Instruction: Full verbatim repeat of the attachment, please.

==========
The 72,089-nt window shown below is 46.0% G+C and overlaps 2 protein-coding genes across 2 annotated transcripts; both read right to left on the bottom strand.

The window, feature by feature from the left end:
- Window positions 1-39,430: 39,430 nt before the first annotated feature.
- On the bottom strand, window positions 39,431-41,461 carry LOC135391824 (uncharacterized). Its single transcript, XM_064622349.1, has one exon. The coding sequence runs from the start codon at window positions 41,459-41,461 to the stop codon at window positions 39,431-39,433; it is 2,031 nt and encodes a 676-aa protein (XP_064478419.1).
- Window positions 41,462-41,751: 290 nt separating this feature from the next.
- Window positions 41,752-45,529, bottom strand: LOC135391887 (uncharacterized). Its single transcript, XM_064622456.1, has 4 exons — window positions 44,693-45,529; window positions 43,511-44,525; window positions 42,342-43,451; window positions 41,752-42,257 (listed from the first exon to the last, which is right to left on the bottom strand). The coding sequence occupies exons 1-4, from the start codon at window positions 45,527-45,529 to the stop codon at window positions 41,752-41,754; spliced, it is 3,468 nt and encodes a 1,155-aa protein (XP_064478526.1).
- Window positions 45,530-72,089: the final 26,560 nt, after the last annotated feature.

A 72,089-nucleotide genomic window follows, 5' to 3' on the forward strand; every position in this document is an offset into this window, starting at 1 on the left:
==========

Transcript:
The 72,089-nt window shown below is 46.0% G+C and overlaps 2 protein-coding genes across 2 annotated transcripts; both read right to left on the bottom strand.

The window, feature by feature from the left end:
- Window positions 1-39,430: 39,430 nt before the first annotated feature.
- On the bottom strand, window positions 39,431-41,461 carry LOC135391824 (uncharacterized). Its single transcript, XM_064622349.1, has one exon. The coding sequence runs from the start codon at window positions 41,459-41,461 to the stop codon at window positions 39,431-39,433; it is 2,031 nt and encodes a 676-aa protein (XP_064478419.1).
- Window positions 41,462-41,751: 290 nt separating this feature from the next.
- Window positions 41,752-45,529, bottom strand: LOC135391887 (uncharacterized). Its single transcript, XM_064622456.1, has 4 exons — window positions 44,693-45,529; window positions 43,511-44,525; window positions 42,342-43,451; window positions 41,752-42,257 (listed from the first exon to the last, which is right to left on the bottom strand). The coding sequence occupies exons 1-4, from the start codon at window positions 45,527-45,529 to the stop codon at window positions 41,752-41,754; spliced, it is 3,468 nt and encodes a 1,155-aa protein (XP_064478526.1).
- Window positions 45,530-72,089: the final 26,560 nt, after the last annotated feature.

A 72,089-nucleotide genomic window follows, 5' to 3' on the forward strand; every position in this document is an offset into this window, starting at 1 on the left: